Wi-Fi Networks at VA Hospitals: What Security is Acceptable?
In late April, U.S. Department of Veterans Affairs (VA) CIO Roger Baker told FierceGovernmentIT  that only one-third of VA’s large facilities currently have Wi-Fi but that the VA plans to have enterprise-grade Wi-Fi at the remaining two-thirds of VA facilities in the next two to three years. Six weeks later, Harris Corporation announced  that it has been awarded a two-year, $19 million contract by the VA to deploy new Wi-Fi infrastructure at all 26 VA hospitals in the U.S.
A MobiHealthNews  article says that Harris will install Cisco Wi-Fi infrastructure gear. Wayne Lucernoni, vice president and general manager of Harris’ healthcare IT business, describes it as a “very standard wireless infrastructure”.
No mention is made of whether or not the Wi-Fi infrastructure, or the client devices that connect to it, will be validated for FIPS 140-2, the U.S. federal government standard for encryption and decryption. The VA recently made news  because of a complaint that it was circumventing federal rules for information security in its deployment of iPhones and up to 100,000 iPads. The Inspector General was asked to investigate the complaint and also evaluate the VA’s practice of storing sensitive data without FIPS-validated hardware encryption. A federal audit found that:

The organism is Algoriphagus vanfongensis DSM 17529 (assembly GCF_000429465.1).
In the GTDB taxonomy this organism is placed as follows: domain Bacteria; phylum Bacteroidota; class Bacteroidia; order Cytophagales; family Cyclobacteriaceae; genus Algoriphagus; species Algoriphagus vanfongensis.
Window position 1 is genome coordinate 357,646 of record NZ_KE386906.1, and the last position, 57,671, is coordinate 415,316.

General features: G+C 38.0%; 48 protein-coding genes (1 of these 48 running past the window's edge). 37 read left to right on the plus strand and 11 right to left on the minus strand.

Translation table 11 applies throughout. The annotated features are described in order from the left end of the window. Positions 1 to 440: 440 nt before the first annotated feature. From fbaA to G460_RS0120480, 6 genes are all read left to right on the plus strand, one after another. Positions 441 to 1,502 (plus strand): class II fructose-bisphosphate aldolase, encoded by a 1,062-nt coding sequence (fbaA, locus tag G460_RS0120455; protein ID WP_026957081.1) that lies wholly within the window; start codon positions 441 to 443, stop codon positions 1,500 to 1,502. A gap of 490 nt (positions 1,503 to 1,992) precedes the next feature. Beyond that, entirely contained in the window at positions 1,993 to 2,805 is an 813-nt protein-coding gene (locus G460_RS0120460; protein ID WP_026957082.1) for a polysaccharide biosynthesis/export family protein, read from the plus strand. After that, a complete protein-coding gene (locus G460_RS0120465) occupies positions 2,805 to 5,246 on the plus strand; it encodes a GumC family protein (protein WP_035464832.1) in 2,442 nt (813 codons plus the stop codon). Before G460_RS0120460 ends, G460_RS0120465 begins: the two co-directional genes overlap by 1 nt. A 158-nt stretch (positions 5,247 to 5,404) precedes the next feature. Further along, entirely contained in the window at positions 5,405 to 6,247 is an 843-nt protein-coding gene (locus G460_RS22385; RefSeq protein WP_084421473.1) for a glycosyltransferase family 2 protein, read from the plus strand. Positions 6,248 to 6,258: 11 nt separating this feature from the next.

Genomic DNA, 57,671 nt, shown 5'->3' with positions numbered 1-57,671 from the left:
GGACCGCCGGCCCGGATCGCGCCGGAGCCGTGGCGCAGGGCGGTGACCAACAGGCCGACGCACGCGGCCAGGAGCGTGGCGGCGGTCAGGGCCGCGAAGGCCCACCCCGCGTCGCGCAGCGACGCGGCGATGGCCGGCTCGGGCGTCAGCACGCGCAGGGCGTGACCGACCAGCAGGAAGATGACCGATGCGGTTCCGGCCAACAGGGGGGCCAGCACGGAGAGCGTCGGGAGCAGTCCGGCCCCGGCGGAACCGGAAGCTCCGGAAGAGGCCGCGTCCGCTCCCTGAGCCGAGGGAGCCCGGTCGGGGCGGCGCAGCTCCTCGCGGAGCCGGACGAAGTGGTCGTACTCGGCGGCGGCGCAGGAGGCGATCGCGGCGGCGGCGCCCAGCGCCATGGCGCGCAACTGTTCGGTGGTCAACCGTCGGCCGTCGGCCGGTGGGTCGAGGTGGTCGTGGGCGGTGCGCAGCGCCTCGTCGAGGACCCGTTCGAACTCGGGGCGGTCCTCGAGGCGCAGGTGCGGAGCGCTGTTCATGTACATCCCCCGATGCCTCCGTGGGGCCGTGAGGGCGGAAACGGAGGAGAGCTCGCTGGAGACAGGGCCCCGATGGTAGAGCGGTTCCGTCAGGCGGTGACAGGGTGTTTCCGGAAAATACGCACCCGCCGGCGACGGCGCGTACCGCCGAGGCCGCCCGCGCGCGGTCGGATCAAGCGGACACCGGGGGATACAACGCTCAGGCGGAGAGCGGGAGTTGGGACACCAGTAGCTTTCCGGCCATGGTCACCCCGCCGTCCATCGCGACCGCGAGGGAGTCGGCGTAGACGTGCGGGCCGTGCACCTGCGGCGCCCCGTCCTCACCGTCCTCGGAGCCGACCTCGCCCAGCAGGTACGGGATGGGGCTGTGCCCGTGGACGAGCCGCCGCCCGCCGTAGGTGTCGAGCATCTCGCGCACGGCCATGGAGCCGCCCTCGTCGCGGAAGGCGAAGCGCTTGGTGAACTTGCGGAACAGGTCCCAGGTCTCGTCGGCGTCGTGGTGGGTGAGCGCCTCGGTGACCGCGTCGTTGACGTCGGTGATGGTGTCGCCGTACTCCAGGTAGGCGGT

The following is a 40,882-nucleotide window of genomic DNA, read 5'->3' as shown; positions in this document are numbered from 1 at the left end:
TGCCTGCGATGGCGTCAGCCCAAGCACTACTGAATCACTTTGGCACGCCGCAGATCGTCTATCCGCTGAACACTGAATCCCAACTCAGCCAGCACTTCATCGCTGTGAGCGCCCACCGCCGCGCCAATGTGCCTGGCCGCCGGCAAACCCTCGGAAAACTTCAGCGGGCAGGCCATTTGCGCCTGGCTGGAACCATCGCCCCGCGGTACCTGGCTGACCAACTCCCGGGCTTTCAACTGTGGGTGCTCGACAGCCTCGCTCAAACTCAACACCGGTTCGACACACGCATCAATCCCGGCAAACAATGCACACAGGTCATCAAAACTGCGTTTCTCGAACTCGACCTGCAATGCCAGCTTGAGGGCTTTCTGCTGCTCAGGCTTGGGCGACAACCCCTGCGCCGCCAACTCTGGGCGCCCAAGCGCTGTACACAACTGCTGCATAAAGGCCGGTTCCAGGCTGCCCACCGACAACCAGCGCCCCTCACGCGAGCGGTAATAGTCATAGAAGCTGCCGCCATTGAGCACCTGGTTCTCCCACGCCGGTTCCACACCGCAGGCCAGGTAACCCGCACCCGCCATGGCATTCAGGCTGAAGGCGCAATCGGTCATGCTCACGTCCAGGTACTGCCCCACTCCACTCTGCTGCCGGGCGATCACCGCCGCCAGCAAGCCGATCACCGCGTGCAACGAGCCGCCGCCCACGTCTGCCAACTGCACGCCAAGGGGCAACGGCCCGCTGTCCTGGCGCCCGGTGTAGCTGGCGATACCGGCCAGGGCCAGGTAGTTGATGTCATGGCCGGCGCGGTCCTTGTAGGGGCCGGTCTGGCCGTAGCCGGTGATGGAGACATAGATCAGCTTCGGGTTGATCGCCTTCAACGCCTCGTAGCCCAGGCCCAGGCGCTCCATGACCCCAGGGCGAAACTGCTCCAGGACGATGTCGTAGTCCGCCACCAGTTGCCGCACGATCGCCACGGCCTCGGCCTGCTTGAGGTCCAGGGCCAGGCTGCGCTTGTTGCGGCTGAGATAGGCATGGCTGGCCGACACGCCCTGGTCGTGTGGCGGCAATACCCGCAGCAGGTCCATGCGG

- The encryption on the VA’s iPhones and iPads is not validated for FIPS 140-2.
- The VA compensated by using a security application “Good” from Good Technology to encrypt data such as emails, calendars, and contact lists.
- That application is validated for FIPS 140-2.
- The use of the application was deemed to be an acceptable solution.
What security will be deemed acceptable for other client devices, including medical devices, that use Wi-Fi to connect to VA networks?
July 06, 2012